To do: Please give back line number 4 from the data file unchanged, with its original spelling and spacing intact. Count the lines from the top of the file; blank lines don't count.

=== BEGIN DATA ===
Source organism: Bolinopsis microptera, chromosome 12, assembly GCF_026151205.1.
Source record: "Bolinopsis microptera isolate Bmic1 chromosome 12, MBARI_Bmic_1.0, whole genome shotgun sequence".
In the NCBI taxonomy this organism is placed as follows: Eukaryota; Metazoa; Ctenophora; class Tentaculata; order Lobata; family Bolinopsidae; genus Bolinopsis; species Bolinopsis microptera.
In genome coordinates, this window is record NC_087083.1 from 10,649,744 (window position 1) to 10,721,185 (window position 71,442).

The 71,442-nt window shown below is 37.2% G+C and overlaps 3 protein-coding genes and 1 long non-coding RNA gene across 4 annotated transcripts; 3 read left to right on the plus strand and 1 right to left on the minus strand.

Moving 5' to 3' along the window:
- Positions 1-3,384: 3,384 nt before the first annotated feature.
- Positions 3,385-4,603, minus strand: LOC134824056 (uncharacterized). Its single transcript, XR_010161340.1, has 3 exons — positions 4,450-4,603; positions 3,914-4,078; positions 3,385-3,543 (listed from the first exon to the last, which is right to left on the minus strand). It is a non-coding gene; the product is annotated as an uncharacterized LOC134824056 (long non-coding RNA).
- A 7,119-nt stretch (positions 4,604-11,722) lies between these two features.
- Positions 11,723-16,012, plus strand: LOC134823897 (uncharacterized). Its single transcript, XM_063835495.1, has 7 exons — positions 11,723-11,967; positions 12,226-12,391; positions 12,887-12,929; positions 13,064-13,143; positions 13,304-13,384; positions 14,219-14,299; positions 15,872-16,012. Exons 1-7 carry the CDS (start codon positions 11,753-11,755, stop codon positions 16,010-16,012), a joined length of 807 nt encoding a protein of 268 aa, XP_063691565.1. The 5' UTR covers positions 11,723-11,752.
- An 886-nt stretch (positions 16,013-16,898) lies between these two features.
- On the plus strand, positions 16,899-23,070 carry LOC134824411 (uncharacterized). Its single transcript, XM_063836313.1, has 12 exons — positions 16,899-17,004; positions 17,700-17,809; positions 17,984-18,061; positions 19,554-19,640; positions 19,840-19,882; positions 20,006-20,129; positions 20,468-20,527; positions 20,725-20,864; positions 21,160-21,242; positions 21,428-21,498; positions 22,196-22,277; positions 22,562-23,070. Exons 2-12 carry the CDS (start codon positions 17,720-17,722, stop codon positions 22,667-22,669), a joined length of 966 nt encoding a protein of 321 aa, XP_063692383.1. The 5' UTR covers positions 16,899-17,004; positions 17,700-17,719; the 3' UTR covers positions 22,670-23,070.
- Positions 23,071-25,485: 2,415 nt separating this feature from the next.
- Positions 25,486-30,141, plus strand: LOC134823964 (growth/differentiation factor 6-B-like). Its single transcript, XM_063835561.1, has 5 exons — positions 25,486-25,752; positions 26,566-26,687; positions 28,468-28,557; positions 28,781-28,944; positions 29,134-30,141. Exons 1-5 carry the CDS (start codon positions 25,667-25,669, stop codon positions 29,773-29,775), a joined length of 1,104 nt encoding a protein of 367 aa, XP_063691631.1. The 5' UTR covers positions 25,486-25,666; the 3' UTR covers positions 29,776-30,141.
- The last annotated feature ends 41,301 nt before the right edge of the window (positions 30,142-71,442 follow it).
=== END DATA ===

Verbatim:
In genome coordinates, this window is record NC_087083.1 from 10,649,744 (window position 1) to 10,721,185 (window position 71,442).